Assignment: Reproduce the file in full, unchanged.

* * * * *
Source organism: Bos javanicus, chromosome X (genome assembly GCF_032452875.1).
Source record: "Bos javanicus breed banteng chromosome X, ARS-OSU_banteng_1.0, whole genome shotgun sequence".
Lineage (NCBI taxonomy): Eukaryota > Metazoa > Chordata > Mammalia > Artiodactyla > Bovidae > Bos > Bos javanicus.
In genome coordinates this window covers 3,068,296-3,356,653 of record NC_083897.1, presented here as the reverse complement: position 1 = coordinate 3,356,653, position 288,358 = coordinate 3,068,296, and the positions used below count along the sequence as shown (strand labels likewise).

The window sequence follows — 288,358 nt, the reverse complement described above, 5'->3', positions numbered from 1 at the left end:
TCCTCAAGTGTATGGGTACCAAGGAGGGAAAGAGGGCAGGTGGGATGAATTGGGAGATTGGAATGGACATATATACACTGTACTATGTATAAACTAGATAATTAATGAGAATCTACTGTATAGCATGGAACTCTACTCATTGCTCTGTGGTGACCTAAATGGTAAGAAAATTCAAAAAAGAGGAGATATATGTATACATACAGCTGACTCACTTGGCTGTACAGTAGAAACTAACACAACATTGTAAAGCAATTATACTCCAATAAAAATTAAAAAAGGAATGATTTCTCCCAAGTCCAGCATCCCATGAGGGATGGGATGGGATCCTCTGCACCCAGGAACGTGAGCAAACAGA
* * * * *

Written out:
Source organism: Bos javanicus, chromosome X (genome assembly GCF_032452875.1).
Source record: "Bos javanicus breed banteng chromosome X, ARS-OSU_banteng_1.0, whole genome shotgun sequence".
Lineage (NCBI taxonomy): Eukaryota > Metazoa > Chordata > Mammalia > Artiodactyla > Bovidae > Bos > Bos javanicus.
In genome coordinates this window covers 3,068,296-3,356,653 of record NC_083897.1, presented here as the reverse complement: position 1 = coordinate 3,356,653, position 288,358 = coordinate 3,068,296, and the positions used below count along the sequence as shown (strand labels likewise).

The window sequence follows — 288,358 nt, the reverse complement described above, 5'->3', positions numbered from 1 at the left end:
TCCTCAAGTGTATGGGTACCAAGGAGGGAAAGAGGGCAGGTGGGATGAATTGGGAGATTGGAATGGACATATATACACTGTACTATGTATAAACTAGATAATTAATGAGAATCTACTGTATAGCATGGAACTCTACTCATTGCTCTGTGGTGACCTAAATGGTAAGAAAATTCAAAAAAGAGGAGATATATGTATACATACAGCTGACTCACTTGGCTGTACAGTAGAAACTAACACAACATTGTAAAGCAATTATACTCCAATAAAAATTAAAAAAGGAATGATTTCTCCCAAGTCCAGCATCCCATGAGGGATGGGATGGGATCCTCTGCACCCAGGAACGTGAGCAAACAGA